Here are my tags decorated with leaf prints in lesson 3. I made some prints into birds and others into bugs as suggested.
Good vocabulary possibilities:
Birds: talk again about how we know they are birds – refer back to Crazy Birds. What do birds always have? How can you tell some of my pictures are not birds?
Adjectives about the leaves: colour names; pointed; hard; soft; shiny; prickly; hairy; smelly.
Common patterns (stripes, spots, zigzags); orientation expressions e.g. this way, that way, paint side down, the other way up.
Verbs: the earlier post gave some verbs (what birds can do). Other verbs for this project might include: choose (leaves and colours), cut out, paint, tie, draw… It is always a good idea to reinforce verbs by using the word as you do the action. Lots of repeats may be necessary.
Homonyms – words that have two distinct meanings – we have lots and children are very confused by them but may only indicate this confusion by a strange response to your instruction/comment: orange; tie; leaves (on a tree, walking out and in subtraction sums); punch (the hole punch); bark (on the trees you pick the leaves from and bark like the Picasso dog); tag (the game, the label); yarn (string, a story – for older children)… (Don’t introduce words that are outside the likely vocabulary of young children.) Carla’s joke contains another: Q: What did the trees wear to the pool party? A: Their trunks! (Children will often laugh because they have been told a joke is coming but if you ask what is funny the answer will be irrelevant e.g. here they might say trees can’t swim or they don’t wear clothes.)
This resource is about homonyms etc. for children of a suitable age http://www.tes.co.uk/article.aspx?storycode=6049438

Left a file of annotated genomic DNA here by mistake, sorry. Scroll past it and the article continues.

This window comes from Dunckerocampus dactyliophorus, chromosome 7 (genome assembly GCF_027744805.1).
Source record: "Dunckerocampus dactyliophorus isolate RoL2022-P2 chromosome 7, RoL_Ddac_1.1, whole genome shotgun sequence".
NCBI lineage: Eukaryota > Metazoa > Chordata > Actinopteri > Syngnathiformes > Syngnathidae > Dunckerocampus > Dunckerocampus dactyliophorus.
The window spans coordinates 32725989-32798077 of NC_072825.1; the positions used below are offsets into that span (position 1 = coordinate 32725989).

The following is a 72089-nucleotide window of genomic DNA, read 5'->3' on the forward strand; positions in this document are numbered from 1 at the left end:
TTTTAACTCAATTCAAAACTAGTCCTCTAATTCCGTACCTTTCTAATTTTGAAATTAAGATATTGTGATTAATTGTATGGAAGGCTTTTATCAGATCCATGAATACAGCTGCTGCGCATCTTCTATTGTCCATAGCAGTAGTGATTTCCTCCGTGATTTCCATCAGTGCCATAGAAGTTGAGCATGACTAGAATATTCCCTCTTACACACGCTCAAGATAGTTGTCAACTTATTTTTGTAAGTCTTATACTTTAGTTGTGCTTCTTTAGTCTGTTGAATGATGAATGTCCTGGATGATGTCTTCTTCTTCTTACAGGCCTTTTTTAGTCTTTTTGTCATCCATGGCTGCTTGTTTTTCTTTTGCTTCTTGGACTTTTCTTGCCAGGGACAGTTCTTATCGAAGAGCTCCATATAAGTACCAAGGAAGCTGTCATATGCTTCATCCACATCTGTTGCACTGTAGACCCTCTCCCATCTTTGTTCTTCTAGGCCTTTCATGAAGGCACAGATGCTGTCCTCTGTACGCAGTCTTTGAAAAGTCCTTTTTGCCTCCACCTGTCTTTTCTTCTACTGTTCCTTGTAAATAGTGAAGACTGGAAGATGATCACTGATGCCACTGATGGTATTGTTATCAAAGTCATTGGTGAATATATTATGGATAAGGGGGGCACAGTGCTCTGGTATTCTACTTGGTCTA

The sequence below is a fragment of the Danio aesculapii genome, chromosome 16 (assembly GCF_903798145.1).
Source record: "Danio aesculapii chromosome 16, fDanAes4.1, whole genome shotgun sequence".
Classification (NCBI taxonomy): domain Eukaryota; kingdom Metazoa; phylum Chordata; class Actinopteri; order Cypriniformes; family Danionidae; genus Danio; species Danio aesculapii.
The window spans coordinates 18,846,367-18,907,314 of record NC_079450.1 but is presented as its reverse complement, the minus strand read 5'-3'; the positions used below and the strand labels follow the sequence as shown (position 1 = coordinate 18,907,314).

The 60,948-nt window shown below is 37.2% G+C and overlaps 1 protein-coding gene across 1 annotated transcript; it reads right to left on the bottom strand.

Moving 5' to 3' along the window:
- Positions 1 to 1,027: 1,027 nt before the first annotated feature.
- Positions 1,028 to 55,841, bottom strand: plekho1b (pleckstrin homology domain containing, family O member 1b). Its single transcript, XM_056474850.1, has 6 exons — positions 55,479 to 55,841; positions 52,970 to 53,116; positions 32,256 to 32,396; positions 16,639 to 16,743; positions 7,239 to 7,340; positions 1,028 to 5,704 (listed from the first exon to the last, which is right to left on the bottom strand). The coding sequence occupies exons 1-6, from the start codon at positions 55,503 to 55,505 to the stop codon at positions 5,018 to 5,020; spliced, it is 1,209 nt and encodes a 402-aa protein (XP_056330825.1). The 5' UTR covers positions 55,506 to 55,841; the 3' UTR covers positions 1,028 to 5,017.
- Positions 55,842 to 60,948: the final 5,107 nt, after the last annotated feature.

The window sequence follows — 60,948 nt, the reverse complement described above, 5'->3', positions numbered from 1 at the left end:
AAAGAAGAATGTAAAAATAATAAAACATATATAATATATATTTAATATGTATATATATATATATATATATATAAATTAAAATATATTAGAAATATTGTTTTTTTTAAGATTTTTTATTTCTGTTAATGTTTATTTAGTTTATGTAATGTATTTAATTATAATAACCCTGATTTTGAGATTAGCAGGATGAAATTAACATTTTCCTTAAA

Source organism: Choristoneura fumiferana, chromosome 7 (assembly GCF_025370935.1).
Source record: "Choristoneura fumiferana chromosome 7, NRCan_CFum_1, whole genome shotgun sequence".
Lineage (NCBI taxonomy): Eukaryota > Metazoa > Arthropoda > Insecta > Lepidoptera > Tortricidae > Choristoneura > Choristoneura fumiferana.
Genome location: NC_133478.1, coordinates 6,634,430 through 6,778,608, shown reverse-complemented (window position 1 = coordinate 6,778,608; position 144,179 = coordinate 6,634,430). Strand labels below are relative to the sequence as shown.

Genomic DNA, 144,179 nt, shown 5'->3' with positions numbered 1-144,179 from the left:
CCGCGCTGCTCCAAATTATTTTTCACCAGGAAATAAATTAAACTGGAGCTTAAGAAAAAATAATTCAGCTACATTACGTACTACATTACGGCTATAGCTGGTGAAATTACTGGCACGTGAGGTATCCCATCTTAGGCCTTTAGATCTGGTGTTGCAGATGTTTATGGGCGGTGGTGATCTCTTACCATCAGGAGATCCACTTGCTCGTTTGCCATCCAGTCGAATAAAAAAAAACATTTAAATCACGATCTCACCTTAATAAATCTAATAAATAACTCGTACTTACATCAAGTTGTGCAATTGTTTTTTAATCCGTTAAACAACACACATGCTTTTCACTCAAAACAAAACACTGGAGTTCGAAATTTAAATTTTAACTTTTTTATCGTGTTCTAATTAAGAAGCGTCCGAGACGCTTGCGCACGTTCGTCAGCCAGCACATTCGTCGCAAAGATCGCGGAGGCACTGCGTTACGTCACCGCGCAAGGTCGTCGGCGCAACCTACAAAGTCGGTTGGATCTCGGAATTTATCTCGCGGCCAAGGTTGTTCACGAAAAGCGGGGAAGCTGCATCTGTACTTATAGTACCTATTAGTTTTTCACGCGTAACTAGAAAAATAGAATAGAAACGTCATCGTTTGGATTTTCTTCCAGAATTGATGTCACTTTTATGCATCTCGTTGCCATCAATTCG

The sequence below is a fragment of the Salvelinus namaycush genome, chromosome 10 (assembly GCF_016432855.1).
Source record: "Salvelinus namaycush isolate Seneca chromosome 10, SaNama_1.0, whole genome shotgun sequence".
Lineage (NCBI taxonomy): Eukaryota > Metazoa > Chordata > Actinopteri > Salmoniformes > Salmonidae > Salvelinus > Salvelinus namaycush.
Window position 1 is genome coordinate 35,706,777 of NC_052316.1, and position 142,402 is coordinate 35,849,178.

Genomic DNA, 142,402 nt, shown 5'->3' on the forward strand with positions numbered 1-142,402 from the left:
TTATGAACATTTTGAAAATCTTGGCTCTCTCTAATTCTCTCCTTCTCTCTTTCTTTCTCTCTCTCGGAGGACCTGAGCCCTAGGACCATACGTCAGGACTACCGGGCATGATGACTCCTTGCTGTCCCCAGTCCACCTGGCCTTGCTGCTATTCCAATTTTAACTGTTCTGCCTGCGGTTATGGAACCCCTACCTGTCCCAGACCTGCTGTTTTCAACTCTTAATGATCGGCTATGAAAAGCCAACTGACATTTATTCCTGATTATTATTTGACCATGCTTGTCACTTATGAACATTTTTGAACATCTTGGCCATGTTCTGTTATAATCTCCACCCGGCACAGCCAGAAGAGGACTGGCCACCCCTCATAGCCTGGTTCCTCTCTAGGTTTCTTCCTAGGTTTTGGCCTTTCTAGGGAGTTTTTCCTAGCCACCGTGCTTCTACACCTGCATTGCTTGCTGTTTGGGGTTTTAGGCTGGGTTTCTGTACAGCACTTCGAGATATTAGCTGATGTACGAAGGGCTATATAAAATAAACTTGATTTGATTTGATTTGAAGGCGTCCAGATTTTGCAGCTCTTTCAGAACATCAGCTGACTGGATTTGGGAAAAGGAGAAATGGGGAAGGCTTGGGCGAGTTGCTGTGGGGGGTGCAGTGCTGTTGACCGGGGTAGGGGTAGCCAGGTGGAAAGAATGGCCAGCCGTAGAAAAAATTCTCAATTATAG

Expressions we use which are confusing e.g. ‘look like’ (when you decide what the leaf print will be). Children know ‘like’ as in ‘I like chocolate’ but we use the word ‘like’ in other ways: it looks like rain; he looks like his brother; what does this leaf print look like? The two sentences: ‘What does it like?’ (as in what food does a bird like) versus ‘What is it like?’ (as in look like) – I think the children ignore the words before ‘like’ and focus on the end of the sentence so they don’t pick up the different meanings quickly.
The tools you used – refer to Lynn’s list and talk about your things.
If you watched the video together, talk about what Lynn did: what did she get out ready, how did she begin, what came next, and so on. Before you start on yours, list the actions again as you point at your fingers in turn:
- we get everything ready etc. etc.
When you’ve made yours, ask the child to report on how the job was done – praise any attempt at a sequenced list of actions in the correct order. Again, point at your fingers to jog the memory of the list. If some of the actions are correct but in an impossible order, try and introduce the idea of ‘coming first’, ‘and then’, ‘that was the last thing’… like a story.
Two tips: if your child hates to have paint on his fingers, you can use a roller to apply the paint to the leaf and try an old pair of tweezers to pick it up. Then to press on it to transfer the paint use a piece of the plastic tissue you put between slices in the freezer: you can see through it and it doesn’t stick to acrylic etc. Wonderful stuff!
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